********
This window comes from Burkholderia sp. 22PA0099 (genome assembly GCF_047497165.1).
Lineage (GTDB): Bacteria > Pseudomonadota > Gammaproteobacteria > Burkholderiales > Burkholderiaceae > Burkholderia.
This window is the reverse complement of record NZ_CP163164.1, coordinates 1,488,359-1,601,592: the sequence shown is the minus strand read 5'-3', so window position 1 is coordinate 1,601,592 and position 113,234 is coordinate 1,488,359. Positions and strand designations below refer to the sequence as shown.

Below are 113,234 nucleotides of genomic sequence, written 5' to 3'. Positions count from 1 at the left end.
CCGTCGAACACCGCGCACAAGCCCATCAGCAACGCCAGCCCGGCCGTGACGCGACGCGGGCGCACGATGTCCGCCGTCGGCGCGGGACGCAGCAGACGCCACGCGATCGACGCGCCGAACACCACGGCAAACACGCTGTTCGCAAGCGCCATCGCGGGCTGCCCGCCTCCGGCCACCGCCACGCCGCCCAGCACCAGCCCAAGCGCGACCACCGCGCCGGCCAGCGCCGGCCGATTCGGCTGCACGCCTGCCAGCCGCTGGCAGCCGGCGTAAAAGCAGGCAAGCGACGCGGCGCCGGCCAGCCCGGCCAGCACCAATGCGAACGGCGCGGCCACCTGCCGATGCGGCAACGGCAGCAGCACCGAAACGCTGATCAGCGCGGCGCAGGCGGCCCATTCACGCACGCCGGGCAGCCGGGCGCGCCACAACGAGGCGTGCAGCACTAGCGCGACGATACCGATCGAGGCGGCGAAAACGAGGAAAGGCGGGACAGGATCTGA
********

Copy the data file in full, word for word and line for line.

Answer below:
This window comes from Burkholderia sp. 22PA0099 (genome assembly GCF_047497165.1).
Lineage (GTDB): Bacteria > Pseudomonadota > Gammaproteobacteria > Burkholderiales > Burkholderiaceae > Burkholderia.
This window is the reverse complement of record NZ_CP163164.1, coordinates 1,488,359-1,601,592: the sequence shown is the minus strand read 5'-3', so window position 1 is coordinate 1,601,592 and position 113,234 is coordinate 1,488,359. Positions and strand designations below refer to the sequence as shown.

Below are 113,234 nucleotides of genomic sequence, written 5' to 3'. Positions count from 1 at the left end.
CCGTCGAACACCGCGCACAAGCCCATCAGCAACGCCAGCCCGGCCGTGACGCGACGCGGGCGCACGATGTCCGCCGTCGGCGCGGGACGCAGCAGACGCCACGCGATCGACGCGCCGAACACCACGGCAAACACGCTGTTCGCAAGCGCCATCGCGGGCTGCCCGCCTCCGGCCACCGCCACGCCGCCCAGCACCAGCCCAAGCGCGACCACCGCGCCGGCCAGCGCCGGCCGATTCGGCTGCACGCCTGCCAGCCGCTGGCAGCCGGCGTAAAAGCAGGCAAGCGACGCGGCGCCGGCCAGCCCGGCCAGCACCAATGCGAACGGCGCGGCCACCTGCCGATGCGGCAACGGCAGCAGCACCGAAACGCTGATCAGCGCGGCGCAGGCGGCCCATTCACGCACGCCGGGCAGCCGGGCGCGCCACAACGAGGCGTGCAGCACTAGCGCGACGATACCGATCGAGGCGGCGAAAACGAGGAAAGGCGGGACAGGATCTGA